Skip to content

III. The New Campus Site

South Lake Union

It is confidently asserted that the new site of the University has not an equal in the world. 350 acres between two lakes, near an arm of the Pacific Ocean, these acres covered with a luxuriant vegetation and broken by beautiful contours, ample provision for all requirements of a great University and with the added advantage of being surrounded by a scientific arboretum and botanical garden; with all these advantages who can deny that the University of Washington is most admirably situated, and who can deny that the next six years, at the present rate of progress, will see the institution grow, expand and rise to the position intended for it, as the apex of this bright State’s system of education.

— Pacific Wave, August 1894

“Shore of Lake Union in its wild state” Photograph by A.W.Denny (UW 10003)

The New Campus

TreesThe new campus site was purchased in 1893. However, work on the site began in August, 1892 with 72 men employed in clearing and 21 in grading the site. Seventy-six acres were “underbrushed and cleaned up”, 56 acres were “cleared and burned”, and 12 acres “stumped and grubbed” before work was suspended due to the controversy surrounding the Commission’s work.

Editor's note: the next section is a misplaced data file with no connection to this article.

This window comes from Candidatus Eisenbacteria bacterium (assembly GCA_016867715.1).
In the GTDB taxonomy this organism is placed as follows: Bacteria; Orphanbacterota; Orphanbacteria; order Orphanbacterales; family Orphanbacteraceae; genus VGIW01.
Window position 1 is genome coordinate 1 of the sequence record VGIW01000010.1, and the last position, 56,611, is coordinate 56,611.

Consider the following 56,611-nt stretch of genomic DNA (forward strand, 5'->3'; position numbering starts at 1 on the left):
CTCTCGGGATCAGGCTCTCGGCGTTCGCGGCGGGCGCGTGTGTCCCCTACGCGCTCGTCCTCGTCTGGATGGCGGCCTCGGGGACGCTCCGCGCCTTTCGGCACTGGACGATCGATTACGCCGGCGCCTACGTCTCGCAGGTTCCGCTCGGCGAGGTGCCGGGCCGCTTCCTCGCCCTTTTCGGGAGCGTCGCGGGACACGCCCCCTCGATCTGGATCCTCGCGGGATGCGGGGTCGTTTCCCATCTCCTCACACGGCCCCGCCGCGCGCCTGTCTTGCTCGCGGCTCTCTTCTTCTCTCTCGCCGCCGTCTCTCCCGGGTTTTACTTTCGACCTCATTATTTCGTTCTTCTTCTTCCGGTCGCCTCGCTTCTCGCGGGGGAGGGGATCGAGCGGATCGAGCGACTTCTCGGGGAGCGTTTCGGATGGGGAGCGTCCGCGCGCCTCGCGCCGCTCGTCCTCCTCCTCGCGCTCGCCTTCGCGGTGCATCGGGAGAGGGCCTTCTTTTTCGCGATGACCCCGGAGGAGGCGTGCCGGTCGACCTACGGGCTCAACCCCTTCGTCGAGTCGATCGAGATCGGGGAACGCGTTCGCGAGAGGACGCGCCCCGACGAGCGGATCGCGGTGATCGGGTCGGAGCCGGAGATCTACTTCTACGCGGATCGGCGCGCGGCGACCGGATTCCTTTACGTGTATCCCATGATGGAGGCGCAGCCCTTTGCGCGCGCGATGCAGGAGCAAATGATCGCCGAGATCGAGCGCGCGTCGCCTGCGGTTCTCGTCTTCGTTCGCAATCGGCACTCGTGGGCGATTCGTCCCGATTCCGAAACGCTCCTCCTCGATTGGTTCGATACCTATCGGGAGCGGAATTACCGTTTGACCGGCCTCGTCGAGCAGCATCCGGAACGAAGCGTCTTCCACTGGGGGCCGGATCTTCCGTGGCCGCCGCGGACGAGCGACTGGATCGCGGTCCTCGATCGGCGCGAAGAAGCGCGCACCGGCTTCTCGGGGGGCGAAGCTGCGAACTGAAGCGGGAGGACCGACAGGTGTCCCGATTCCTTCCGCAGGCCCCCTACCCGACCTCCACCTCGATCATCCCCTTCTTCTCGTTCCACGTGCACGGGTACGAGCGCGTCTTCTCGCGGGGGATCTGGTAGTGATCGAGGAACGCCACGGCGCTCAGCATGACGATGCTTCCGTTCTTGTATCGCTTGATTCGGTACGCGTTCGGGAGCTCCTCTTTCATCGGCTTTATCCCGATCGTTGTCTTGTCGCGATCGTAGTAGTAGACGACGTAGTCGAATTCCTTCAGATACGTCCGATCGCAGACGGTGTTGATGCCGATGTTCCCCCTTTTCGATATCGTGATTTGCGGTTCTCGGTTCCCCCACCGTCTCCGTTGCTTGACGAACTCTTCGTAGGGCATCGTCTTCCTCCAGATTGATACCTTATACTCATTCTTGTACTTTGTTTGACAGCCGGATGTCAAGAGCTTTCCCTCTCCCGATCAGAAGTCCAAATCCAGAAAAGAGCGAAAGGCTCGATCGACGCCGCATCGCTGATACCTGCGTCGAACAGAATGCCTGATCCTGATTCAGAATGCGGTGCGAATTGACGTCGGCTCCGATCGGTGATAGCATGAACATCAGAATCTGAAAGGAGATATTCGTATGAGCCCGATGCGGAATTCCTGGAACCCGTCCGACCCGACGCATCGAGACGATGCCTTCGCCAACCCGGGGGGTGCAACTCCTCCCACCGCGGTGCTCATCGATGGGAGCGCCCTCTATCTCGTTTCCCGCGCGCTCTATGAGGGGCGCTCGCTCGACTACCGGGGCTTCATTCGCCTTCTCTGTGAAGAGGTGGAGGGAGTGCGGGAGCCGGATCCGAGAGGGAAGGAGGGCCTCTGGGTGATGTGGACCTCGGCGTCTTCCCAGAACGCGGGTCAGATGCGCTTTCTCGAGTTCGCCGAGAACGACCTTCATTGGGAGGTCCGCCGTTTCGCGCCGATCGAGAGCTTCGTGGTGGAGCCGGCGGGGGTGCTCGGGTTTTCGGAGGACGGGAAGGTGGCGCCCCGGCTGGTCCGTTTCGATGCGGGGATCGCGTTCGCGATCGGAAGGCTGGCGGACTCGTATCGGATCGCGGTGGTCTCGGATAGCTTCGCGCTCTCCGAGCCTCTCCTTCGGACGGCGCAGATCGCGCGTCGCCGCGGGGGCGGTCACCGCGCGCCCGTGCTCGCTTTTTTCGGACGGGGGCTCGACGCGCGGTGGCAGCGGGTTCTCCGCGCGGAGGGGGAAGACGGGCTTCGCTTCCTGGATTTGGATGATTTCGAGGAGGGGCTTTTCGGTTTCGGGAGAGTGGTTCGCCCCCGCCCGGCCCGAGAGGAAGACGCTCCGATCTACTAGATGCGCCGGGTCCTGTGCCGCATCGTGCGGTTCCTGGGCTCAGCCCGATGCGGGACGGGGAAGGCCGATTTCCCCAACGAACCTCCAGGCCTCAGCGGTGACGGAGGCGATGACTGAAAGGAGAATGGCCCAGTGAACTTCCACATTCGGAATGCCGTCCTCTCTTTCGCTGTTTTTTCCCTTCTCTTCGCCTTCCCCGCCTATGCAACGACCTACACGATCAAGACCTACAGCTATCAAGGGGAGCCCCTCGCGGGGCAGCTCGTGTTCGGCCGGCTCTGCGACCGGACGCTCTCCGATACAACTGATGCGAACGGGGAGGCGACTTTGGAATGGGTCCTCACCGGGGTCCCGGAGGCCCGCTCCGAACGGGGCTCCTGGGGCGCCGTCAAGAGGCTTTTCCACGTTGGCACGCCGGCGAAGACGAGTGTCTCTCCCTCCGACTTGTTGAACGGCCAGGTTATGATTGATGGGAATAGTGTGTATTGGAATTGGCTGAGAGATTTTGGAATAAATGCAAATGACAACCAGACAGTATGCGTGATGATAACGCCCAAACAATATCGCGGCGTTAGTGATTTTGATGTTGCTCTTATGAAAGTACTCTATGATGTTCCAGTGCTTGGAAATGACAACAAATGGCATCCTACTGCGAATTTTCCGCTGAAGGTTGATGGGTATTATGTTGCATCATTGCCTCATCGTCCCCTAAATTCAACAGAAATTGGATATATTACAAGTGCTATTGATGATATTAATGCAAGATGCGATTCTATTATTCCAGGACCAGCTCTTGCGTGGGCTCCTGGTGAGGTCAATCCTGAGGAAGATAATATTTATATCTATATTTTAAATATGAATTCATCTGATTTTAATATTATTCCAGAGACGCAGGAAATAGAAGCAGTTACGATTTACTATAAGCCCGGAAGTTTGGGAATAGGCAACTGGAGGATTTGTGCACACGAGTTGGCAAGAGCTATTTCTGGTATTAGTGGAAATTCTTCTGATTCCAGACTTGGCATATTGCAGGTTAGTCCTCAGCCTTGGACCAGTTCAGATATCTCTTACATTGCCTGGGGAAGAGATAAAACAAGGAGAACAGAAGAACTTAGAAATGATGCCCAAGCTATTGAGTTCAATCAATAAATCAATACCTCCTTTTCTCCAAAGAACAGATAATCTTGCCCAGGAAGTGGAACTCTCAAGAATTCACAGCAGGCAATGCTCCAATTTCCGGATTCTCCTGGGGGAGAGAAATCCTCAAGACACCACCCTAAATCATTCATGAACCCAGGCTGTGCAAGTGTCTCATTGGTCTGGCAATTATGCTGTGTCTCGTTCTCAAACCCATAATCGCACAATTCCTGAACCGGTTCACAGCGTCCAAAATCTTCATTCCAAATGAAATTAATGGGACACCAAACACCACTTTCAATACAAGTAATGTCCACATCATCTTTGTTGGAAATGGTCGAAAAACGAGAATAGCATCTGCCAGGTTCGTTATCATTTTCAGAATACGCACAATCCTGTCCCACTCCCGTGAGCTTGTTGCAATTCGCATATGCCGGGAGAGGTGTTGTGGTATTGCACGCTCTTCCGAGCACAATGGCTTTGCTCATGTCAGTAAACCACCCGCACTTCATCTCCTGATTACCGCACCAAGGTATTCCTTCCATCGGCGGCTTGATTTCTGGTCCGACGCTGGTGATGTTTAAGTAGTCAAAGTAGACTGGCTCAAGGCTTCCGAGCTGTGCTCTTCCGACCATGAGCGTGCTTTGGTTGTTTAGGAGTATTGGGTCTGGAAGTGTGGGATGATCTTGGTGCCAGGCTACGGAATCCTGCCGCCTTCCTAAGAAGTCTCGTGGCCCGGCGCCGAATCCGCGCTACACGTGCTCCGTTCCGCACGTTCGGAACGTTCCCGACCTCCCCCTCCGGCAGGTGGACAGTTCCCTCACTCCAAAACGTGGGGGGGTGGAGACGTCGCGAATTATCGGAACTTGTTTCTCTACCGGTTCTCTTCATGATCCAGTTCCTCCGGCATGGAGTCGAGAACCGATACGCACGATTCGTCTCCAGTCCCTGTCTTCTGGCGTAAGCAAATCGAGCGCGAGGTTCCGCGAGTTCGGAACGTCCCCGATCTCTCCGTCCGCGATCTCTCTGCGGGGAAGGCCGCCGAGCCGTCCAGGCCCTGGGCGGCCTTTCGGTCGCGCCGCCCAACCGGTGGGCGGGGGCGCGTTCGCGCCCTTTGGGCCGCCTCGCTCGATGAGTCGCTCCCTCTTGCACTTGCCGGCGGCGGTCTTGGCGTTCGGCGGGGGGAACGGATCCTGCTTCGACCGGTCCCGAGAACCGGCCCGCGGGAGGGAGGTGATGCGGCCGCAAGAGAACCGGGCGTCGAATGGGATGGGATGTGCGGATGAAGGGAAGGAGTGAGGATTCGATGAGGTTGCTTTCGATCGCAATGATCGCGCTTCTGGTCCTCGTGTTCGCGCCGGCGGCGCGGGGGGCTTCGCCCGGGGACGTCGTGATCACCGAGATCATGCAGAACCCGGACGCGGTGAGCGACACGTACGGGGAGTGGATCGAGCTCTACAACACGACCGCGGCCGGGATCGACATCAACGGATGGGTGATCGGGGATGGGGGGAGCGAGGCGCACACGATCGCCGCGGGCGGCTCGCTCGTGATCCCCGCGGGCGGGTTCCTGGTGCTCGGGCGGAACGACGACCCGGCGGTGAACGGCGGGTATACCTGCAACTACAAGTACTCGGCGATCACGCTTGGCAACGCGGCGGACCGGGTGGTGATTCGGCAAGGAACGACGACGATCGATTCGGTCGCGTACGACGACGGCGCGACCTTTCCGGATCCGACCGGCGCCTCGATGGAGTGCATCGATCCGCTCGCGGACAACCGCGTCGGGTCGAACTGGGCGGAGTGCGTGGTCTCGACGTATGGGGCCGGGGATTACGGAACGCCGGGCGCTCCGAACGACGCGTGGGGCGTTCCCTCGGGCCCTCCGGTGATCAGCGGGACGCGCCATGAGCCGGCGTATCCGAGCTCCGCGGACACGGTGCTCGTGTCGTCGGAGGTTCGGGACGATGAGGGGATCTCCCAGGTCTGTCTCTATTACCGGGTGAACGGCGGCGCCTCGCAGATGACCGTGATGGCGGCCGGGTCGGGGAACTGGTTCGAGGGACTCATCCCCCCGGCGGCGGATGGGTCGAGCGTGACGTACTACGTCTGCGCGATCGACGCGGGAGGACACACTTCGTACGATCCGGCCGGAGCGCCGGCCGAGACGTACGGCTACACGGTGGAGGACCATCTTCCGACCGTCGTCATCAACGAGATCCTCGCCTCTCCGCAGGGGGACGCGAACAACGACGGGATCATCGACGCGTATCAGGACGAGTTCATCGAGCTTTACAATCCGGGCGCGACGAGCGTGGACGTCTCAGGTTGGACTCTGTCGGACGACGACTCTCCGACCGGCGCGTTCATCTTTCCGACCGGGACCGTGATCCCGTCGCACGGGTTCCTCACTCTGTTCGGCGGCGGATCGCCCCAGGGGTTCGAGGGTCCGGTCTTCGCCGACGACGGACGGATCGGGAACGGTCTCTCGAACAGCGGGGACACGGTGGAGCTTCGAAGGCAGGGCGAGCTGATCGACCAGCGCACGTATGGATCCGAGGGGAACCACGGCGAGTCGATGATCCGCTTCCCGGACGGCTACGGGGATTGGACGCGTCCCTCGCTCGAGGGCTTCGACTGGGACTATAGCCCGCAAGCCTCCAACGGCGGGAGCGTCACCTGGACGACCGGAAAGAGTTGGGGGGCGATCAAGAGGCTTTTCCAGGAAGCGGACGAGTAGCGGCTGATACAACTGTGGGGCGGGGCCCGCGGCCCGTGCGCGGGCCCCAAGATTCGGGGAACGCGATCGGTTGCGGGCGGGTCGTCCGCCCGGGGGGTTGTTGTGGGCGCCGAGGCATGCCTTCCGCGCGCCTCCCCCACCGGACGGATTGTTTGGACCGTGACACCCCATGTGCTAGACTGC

“Grove of young conifers” Photograph by A.W.Denny


A. W. Denny Photographs

The University paid A. W. Denny $12.95 to take seventeen photographs of the campus site. One of the lake is captioned, “Shore of Lake Union in its wild state.” In addition to photographs showing the forest, there are photographs of areas where the trees have been cut and the area is “ready for the stumpers”; photographs of land “cleared of heavy trees and stumps, ready for the plows and levelers”; and one where the ground has been cleared and leveled.


In spite of the effective work of the stump puller, many stumps remained on the campus for a number of years. The photograph below showing men on the hillside was taken on Campus Day 1904. Campus Day was started by Edmond Meany. On campus days, students and faculty joined together to work on improving the campus.

The Stump Puller


“This machine created considerable interest on the grounds and received favorable comment from progressive men, as well as criticism from the advocates of powder and cheap labor. It consists of a heavy steel frame on runners, on which is horizontally mounted a powerful geared chain-wheel which engages and pulls the main chain of the machine. In operation the puller is anchored by a back cable to the foot of a large stump and from this one ‘set up’ all the stumps within a circle of seven or eight acres can be pulled without a change of location. We used a double sweep and four horses, which gave sufficient power with the gearing to pull any stump on the ground with ease. Experiments have shown that stumps of ten foot firs are readily pulled. The largest stump pulled on the ground had a spread of the roots of 42 feet, and required twenty minutes to pull.”

— “The Chief Engineer’s Report” in the 1892 Report of the University Land and Building Commission

Campus Day 1904